The Feelings Behind Admissions Decisions
When you receive your decision, it is okay to feel devastated or elated or anywhere in between, at least for a little while.
April 30, 2014
When I hear phrases like “it’s not the end of the world” being applied to college admission decisions, I am generally annoyed. A rejection letter may not mark the end of the world as we know it, but it certainly can destroy an envisioned future.
Admission decisions do carry significant weight; I do believe that, like nearly any other factor, they can change the course of a life. I think that, when you receive your decision, it is okay to feel devastated or elated or anywhere in between, at least for a little while.
But, as a high school senior who has recently experienced acceptance and rejection, I have realized that it is important to feel devastated or elated for the right reasons.
Oddly enough, I began my college search a little wiser than I finished it. When I was sixteen, I discovered Oberlin College, and when I visited campus in the spring of my tenth grade year I didn’t ever want to leave. I loved Oberlin because of its rigorous creative writing program, its innovative and passionate community, and because I knew after spending one day on campus that I could be very, very, very happy there.
Of course, I applied to other colleges as well. The most competitive school on my list was Princeton University; my reasons for applying were the impressive names of its creative writing staff, its generous financial aid packages, its incredibly beautiful campus, and, of course, its Ivy League status. I was curious, more than anything, to see if I could be accepted into one of the most elite universities in the world.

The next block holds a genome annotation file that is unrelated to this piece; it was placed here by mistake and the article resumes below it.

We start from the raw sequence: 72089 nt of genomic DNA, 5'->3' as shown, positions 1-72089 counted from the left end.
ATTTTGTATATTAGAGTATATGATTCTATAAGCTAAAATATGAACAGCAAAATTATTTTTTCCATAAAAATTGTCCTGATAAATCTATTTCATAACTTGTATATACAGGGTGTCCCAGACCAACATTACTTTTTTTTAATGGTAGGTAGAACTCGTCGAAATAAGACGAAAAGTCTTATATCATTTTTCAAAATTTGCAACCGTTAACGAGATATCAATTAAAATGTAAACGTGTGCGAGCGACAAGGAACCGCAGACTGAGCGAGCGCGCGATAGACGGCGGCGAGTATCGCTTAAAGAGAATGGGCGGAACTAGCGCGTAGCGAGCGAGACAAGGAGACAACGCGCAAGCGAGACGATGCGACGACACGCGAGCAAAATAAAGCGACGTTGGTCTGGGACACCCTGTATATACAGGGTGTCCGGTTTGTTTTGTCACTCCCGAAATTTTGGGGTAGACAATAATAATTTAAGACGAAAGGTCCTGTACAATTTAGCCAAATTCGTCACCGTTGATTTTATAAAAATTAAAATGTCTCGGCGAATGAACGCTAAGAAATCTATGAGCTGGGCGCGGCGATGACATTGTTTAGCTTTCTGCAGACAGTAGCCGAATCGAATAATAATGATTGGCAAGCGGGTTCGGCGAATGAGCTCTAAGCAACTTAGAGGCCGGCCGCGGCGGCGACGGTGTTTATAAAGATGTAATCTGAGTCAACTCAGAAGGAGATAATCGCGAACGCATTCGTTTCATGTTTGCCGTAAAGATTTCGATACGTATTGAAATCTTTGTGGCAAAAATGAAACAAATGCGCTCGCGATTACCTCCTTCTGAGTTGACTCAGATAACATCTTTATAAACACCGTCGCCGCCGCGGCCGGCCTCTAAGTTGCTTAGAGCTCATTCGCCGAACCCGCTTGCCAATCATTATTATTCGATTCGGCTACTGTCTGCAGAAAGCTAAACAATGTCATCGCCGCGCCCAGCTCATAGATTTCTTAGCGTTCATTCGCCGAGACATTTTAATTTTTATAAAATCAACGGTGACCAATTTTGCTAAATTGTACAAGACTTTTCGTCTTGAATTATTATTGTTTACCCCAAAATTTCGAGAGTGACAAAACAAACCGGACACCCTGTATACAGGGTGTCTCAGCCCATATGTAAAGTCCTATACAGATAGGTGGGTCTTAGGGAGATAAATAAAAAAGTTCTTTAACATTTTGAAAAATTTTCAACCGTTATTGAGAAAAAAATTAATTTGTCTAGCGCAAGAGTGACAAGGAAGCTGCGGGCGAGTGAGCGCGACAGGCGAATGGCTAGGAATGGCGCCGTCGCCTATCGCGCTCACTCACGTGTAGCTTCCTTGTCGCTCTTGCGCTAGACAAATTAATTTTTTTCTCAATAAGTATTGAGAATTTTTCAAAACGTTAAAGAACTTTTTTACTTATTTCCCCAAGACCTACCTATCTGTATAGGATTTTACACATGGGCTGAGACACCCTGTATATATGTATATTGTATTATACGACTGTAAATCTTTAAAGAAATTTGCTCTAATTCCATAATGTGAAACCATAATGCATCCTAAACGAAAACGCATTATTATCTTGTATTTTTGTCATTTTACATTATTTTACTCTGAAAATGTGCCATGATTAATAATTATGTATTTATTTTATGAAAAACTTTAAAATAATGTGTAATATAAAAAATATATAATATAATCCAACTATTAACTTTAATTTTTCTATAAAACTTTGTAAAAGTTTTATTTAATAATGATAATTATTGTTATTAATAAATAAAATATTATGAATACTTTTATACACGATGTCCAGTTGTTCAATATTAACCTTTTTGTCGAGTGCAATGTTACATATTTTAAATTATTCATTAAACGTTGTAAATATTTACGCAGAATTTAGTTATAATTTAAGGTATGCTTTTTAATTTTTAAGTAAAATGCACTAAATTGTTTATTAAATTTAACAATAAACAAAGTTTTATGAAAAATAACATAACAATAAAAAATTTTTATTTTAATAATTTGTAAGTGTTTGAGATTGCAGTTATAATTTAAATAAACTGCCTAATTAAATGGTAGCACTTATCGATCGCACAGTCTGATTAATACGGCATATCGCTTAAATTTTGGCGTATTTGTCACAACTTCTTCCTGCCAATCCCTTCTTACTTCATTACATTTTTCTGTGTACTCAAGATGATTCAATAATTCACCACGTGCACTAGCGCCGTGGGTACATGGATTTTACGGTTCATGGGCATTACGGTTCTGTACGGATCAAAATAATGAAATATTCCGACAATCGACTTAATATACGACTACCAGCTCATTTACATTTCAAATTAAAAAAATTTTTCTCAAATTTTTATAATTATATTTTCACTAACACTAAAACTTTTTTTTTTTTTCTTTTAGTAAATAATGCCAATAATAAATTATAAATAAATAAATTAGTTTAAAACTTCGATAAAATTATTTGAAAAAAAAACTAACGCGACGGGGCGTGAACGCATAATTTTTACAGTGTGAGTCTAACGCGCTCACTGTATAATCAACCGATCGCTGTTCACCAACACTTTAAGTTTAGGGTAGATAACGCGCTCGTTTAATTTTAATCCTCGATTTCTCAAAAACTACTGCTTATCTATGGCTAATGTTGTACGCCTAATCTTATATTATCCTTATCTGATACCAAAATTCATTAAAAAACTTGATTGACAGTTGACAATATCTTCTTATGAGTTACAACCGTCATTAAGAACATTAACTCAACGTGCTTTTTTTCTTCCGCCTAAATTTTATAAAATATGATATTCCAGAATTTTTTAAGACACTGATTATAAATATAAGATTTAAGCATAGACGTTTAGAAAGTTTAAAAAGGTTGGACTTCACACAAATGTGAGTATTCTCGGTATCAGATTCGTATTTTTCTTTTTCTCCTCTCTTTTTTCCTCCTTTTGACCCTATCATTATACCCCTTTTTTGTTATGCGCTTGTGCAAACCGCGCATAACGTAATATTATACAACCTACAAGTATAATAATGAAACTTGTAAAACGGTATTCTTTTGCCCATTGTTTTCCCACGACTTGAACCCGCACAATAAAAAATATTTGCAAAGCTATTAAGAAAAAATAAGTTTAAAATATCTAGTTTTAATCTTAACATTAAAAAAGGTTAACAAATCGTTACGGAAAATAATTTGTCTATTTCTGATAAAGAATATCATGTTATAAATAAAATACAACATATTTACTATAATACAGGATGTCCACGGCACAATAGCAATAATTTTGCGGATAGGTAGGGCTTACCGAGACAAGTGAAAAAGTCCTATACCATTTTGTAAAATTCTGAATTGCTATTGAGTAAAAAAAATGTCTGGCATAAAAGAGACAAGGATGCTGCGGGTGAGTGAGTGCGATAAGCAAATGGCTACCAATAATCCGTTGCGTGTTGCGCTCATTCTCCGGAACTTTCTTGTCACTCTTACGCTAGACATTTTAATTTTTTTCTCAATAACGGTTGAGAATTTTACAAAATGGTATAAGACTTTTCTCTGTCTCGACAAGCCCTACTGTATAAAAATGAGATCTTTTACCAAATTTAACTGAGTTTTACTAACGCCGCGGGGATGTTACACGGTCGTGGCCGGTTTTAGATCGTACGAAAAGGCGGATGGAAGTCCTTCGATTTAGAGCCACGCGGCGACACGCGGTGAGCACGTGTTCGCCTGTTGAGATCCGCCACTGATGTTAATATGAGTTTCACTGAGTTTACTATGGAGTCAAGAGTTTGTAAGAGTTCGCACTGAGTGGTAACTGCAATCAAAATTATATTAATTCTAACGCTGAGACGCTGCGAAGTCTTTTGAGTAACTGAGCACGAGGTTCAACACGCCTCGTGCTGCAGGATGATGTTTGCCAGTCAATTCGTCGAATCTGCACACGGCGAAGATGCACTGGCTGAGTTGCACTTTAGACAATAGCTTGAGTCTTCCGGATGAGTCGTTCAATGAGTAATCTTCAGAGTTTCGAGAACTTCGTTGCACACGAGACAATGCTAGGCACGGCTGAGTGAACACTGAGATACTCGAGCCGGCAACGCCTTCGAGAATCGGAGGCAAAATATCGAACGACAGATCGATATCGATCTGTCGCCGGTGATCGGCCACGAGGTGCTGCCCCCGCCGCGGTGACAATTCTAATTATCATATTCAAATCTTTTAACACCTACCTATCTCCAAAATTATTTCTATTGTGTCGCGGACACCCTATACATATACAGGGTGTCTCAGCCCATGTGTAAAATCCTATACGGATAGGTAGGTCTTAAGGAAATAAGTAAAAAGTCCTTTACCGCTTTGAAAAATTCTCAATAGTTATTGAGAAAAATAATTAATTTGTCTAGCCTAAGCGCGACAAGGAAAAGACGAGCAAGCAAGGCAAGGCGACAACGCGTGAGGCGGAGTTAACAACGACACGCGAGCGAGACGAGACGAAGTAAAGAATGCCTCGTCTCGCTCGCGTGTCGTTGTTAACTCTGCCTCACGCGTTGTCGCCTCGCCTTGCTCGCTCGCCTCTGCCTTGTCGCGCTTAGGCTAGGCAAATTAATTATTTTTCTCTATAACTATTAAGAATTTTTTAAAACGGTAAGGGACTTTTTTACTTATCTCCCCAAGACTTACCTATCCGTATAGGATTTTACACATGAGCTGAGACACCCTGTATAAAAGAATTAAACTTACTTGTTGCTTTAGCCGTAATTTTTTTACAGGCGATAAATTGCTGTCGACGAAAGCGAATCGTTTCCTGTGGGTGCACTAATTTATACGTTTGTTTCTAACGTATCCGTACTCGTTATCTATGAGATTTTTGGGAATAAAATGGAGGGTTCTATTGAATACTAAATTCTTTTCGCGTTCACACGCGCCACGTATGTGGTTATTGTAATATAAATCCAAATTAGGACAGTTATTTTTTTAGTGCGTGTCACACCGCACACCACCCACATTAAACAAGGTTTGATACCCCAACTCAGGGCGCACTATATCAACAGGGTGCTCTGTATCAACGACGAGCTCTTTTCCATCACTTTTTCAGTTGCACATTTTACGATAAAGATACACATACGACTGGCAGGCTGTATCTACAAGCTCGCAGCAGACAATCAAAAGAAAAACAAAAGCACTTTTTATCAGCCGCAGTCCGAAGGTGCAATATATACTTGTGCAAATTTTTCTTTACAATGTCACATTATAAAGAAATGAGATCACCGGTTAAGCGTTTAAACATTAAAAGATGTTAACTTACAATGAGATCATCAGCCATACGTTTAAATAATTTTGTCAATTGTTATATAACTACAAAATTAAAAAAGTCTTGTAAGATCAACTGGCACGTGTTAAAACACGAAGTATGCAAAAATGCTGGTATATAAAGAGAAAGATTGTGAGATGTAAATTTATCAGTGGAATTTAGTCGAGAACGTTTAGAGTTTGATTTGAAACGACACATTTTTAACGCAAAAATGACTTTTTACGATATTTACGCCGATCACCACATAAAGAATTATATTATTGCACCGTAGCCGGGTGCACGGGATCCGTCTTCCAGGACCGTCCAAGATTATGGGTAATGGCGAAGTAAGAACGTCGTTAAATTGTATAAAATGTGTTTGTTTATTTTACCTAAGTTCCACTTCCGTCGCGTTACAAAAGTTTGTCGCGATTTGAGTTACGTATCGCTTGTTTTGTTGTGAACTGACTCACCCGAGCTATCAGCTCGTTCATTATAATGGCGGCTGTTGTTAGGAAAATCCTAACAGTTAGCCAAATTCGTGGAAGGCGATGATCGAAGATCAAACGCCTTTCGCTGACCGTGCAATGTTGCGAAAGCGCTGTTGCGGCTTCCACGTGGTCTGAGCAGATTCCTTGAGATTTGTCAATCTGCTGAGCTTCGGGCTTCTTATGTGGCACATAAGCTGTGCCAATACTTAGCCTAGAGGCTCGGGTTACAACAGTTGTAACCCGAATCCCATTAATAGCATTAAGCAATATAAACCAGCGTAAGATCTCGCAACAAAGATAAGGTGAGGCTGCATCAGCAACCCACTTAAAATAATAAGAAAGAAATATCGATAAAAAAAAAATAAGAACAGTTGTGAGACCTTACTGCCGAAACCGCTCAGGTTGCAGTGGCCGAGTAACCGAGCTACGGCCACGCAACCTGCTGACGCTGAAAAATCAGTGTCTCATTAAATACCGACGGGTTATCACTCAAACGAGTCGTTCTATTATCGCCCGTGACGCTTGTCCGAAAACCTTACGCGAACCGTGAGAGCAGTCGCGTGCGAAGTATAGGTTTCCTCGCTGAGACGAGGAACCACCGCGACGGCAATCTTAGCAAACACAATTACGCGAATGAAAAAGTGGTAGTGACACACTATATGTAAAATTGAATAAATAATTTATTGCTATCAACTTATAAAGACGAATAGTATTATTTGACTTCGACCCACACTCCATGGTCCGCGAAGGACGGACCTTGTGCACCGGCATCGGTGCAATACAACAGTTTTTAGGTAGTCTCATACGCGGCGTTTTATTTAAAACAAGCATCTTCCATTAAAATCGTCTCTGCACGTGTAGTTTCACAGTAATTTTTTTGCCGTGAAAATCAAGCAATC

As admission decision season drew closer, however, the possible acceptances and rejections from these schools took on a different meaning. It became no longer about where I would spend four years, where I would learn the most and be the happiest; a single “yes” or “no” from the most prestigious university on my list became increasingly the most significant measure of my worth.
My daydreams were no longer of living on a college campus, meeting interesting people, doing interesting things; they were of the simple and somehow cheaper pleasure of being able to wear the name of my college like a medal, inscribed with the proof of my value as a person.
The need to be accepted to Princeton—the need to be accepted, not necessarily the need to attend—became all-consuming. And it wasn’t until I was waitlisted at Princeton, and visited Oberlin for a second time as an accepted student, that I realized how silly that “need” had been. Oberlin was obviously the better fit, but I had forgotten this in my desire to feel validated by an acceptance letter.
And so I think that when you get your admission decisions, it is okay to be upset or excited or disappointed or ecstatic or pleasantly surprised or even indifferent; whatever your reaction, be sure that you are reacting to the idea of attending or not attending that college, not to the idea of the college’s name on your sweatshirt.
A college acceptance should feel like an open door, not a trophy; and a rejection should be a sign that your open door is leading to some other room, not a sign that you are any less of a person.